After the eurozone approved the release of Greece’s latest loan tranche, Prime Minister Antonis Samaras promised to adopt a much more hands-on role in ensuring that his government meets its targets.
In an attempt to keep to his word, Samaras is due to meet with ministers on Thursday to check on the progress of the labor mobility scheme in the public sector and the execution of the budget.
The premier’s first stop will be the Administrative Reform Ministry before a visit to the General Accounting Office, where he will check on the process of paying state arrears following the release of 34.4 billion euros of bailout funding this year.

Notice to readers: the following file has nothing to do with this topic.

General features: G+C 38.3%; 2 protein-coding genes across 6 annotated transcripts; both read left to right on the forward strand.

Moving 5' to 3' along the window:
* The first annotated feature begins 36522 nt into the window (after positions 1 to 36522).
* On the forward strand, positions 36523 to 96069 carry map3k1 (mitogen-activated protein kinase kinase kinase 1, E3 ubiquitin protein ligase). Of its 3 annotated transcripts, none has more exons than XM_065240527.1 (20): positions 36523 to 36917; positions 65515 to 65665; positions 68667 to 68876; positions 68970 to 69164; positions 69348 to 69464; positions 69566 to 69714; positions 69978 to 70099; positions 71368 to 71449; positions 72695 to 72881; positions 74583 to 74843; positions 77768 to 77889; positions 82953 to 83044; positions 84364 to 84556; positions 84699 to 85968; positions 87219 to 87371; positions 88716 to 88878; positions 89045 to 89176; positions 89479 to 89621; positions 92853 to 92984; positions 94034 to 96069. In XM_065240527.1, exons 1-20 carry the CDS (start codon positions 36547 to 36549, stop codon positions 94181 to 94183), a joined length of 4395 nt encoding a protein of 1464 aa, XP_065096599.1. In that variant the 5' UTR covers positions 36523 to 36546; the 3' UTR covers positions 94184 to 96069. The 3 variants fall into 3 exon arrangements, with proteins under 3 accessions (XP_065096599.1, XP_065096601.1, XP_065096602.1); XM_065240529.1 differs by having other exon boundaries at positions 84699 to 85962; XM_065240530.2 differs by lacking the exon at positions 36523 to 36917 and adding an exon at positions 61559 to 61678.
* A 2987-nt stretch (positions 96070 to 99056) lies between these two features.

Samaras is also expected to announce that ministries will sign contracts with the Finance Ministry as pledges to keep to their budget targets for 2013.
The prime minister spoke on Wednesday night at the official launch of the offices of the Konrad-Adenauer-Stiftung, a German political foundation, in Athens. Samaras indirectly drew parallels between his role and that of Adenauer, Germany’s first post-WWII chancellor, and Gustav Stresemann, who served as chancellor and foreign minister after WWI.
“Adenauer and Stresemann were criticized in Germany for accepting the terms of foreign powers, but it was proved they accepted them to change their country’s prospects, not to mortgage its future,” said Samaras.